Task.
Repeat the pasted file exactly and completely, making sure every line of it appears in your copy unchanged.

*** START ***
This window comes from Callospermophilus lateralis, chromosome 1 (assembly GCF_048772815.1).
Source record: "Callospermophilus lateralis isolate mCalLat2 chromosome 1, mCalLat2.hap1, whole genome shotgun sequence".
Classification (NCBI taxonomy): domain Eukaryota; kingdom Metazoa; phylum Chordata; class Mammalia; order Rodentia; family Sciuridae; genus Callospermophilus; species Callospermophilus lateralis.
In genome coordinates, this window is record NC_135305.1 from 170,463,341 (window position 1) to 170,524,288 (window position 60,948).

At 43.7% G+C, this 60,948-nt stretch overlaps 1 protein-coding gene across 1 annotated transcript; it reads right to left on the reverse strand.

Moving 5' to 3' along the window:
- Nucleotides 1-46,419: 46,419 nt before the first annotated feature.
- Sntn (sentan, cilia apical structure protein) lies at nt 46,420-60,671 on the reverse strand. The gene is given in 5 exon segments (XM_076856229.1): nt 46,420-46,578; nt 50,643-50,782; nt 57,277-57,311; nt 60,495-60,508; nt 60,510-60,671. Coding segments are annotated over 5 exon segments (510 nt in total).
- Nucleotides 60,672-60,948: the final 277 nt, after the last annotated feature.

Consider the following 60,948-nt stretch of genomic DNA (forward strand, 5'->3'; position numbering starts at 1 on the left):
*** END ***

This window comes from Callospermophilus lateralis, chromosome 1 (assembly GCF_048772815.1).
Source record: "Callospermophilus lateralis isolate mCalLat2 chromosome 1, mCalLat2.hap1, whole genome shotgun sequence".
Classification (NCBI taxonomy): domain Eukaryota; kingdom Metazoa; phylum Chordata; class Mammalia; order Rodentia; family Sciuridae; genus Callospermophilus; species Callospermophilus lateralis.
In genome coordinates, this window is record NC_135305.1 from 170,463,341 (window position 1) to 170,524,288 (window position 60,948).

At 43.7% G+C, this 60,948-nt stretch overlaps 1 protein-coding gene across 1 annotated transcript; it reads right to left on the reverse strand.

Moving 5' to 3' along the window:
- Nucleotides 1-46,419: 46,419 nt before the first annotated feature.
- Sntn (sentan, cilia apical structure protein) lies at nt 46,420-60,671 on the reverse strand. The gene is given in 5 exon segments (XM_076856229.1): nt 46,420-46,578; nt 50,643-50,782; nt 57,277-57,311; nt 60,495-60,508; nt 60,510-60,671. Coding segments are annotated over 5 exon segments (510 nt in total).
- Nucleotides 60,672-60,948: the final 277 nt, after the last annotated feature.

Consider the following 60,948-nt stretch of genomic DNA (forward strand, 5'->3'; position numbering starts at 1 on the left):